Lifestyle

A TASTE OF PRIVILEGE

It was a Thursday, exactly three years ago. I sat in front of my office computer, tense. I was certain that I needed to make the decision, but I was slightly worried about the effect it would have on the special people in my life. This decision was a long time coming. It had taken me several months of dilly-dallying and weighing all that could go wrong. I had discussed it with some people and even alluded to it a number of times, however, I knew down my heart that the time was right. The moment I clicked the “Send’ button, there was no going back. I had resigned from my job at the bank.

The plan from the first day I walked into the bank as a fresh graduate, a few months after completing NYSC, was to work hard at my job and save up for a Master’s degree in Communication. The dream had always been to pursue a career in Communication, and when I was not selected for an internal vacancy in the Corporate Communication department, I began to intensify my exit plans. But it didn’t happen the way I envisioned. I left abruptly on health grounds.

However, as they say, “life goes on”. As I recuperated, I applied to several institutions for the degree I was pursuing. Apparently, with some support like a scholarship or just a bit of financial aid, I’d pump all my savings into this venture.

This confidence to take a leap at a crucial point in my life is something I would have taken for granted until a conversation made me realise that this calculated risk was facilitated by a word I sometimes hate. Privilege.

I discovered that many firstborns at my age were burdened with the responsibility of their siblings and sometimes, their parents. Whatever income they earned were not to be used totally at their discretion. And even though this culture is not ideal, it is the norm for many families in this part of the world. In the light of that, someone like me would have either not had enough savings to kick off the journey or still be stuck on a job because there are “many mouths to feed”. So, even though I do not quite think of myself as a product of privilege, I cannot deny that things would have turned out differently if I did not come from the kind of family that I did.

This is why as I reflect on the experience these past years, I am grateful for my parents who didn’t make themselves entitled to my income and who reminded me several times that they were committed to taking care of my siblings till they were through with university education. I am grateful that even though they expressed concern as I toyed with the decision, they encouraged and supported me all the way. I also hope that I become the parent who will allow her children the freedom to live for themselves as much as possible.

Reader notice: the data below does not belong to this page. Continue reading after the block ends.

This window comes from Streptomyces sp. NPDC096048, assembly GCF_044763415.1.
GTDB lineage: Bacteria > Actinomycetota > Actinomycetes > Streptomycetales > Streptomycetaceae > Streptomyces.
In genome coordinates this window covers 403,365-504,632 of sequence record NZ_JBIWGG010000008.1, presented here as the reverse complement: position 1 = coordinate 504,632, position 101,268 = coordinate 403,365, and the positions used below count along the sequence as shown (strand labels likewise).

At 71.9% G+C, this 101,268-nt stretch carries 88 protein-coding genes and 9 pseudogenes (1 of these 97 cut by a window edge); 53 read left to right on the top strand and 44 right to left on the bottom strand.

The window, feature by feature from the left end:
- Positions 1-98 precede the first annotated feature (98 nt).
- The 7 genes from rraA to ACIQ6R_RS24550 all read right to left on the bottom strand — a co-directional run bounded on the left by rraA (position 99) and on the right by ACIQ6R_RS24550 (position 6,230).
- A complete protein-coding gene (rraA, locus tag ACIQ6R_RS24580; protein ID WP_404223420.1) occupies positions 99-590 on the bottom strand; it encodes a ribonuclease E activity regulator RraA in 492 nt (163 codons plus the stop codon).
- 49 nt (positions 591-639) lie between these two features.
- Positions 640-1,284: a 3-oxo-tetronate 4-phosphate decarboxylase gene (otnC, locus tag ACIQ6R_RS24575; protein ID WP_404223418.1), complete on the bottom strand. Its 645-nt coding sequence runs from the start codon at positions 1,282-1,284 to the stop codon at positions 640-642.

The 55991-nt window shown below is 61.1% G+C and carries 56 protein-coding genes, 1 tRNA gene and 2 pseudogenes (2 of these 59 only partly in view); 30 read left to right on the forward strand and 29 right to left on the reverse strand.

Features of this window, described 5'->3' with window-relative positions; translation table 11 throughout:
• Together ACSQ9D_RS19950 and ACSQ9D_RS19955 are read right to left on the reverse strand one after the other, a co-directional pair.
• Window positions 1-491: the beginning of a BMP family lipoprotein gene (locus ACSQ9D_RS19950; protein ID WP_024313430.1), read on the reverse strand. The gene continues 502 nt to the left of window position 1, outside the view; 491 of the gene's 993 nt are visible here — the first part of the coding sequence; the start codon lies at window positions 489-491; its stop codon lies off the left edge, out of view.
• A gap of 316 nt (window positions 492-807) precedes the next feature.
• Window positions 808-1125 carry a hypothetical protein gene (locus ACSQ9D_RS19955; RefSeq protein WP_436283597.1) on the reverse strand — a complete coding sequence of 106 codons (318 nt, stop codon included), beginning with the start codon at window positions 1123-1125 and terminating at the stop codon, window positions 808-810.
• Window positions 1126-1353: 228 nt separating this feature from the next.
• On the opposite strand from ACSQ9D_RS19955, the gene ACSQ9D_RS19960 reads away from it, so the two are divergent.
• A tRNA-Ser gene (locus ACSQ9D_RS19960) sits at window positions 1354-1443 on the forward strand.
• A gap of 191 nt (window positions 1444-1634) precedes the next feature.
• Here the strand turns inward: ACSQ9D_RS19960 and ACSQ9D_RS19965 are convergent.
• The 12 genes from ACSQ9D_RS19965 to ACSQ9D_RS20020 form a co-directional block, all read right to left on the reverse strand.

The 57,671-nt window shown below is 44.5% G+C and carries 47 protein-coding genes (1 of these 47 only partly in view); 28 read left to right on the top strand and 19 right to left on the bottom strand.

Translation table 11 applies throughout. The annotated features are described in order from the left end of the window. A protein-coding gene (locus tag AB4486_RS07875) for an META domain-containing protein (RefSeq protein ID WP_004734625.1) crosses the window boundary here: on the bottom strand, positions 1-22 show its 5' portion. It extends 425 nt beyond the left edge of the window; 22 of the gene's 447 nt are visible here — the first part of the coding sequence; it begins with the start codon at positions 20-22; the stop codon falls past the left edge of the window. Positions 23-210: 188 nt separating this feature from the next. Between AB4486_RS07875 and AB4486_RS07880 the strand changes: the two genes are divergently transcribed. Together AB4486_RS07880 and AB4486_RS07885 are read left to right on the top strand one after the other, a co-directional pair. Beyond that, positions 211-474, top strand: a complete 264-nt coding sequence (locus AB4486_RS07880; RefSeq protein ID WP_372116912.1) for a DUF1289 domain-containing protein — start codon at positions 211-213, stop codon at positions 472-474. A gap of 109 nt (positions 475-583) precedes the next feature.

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17 Comments

  • Reply
    Nnenna
    September 23, 2019 at 4:38 pm

    ❤ I understand what it feels like in these shoes. ❤

    • Reply
      Chisimchere
      September 24, 2019 at 7:46 am

      Thank you!

      • Reply
        Chioma
        September 24, 2019 at 8:03 am

        …that would turn out to be the best decision ever. All thanks to understanding parents . Those of us who tasted the tips of your communication skills early enough also waited for this ‘privilege ‘ of yours. Well done Sim. Nice one.

        • Reply
          Chisimchere
          September 24, 2019 at 9:53 am

          Thank you, Chioma. I’m grateful for the support you give me.

  • Reply
    Uche
    September 23, 2019 at 9:27 pm

    ❤❤❤

  • Reply
    Grace
    September 23, 2019 at 11:19 pm

    Dear Chisim,
    Thanks for this write up. I can relate on the firstborn responsibility issue that makes a lot of us forget our dreams.
    Thank God for your privilege. I pray a lot of us will learn to do the much we can to assist and also work towards achieving our dreams.
    I am proud of you. A big peek to your mum and dad for supporting your vision.

    • Reply
      Chisimchere
      September 24, 2019 at 7:51 am

      Thank you, Grace. I’m glad you could relate. And amen to the prayer!

    • Reply
      Chisimchere
      September 24, 2019 at 8:23 am

      Thank you, Grace. I’m glad you could relate. And amen to the prayer!

  • Reply
    Ogoo
    September 24, 2019 at 8:07 am

    Glad to read from you. I trust the journey was well worth it.

    • Reply
      Chisimchere
      September 24, 2019 at 9:56 am

      Yes, I believe so. Thanks for always reading.

  • Reply
    Ceejay
    September 24, 2019 at 8:09 am

    Poignant. Thank God for your parents. Kudos to you for taking such huge step.

  • Reply
    Zuby
    September 24, 2019 at 9:40 am

    I didn’t see my name or you purposely left out the list….. because of gini?

    You know how extra I love you for the courage to pull through…

    • Reply
      Chisimchere
      September 24, 2019 at 9:50 am

      Lol. Zuby, you know you have another special list.

  • Reply
    Jay
    September 24, 2019 at 10:43 am

    This does hit home on so many levels.

    And I’m happy that you are able to chart this course.

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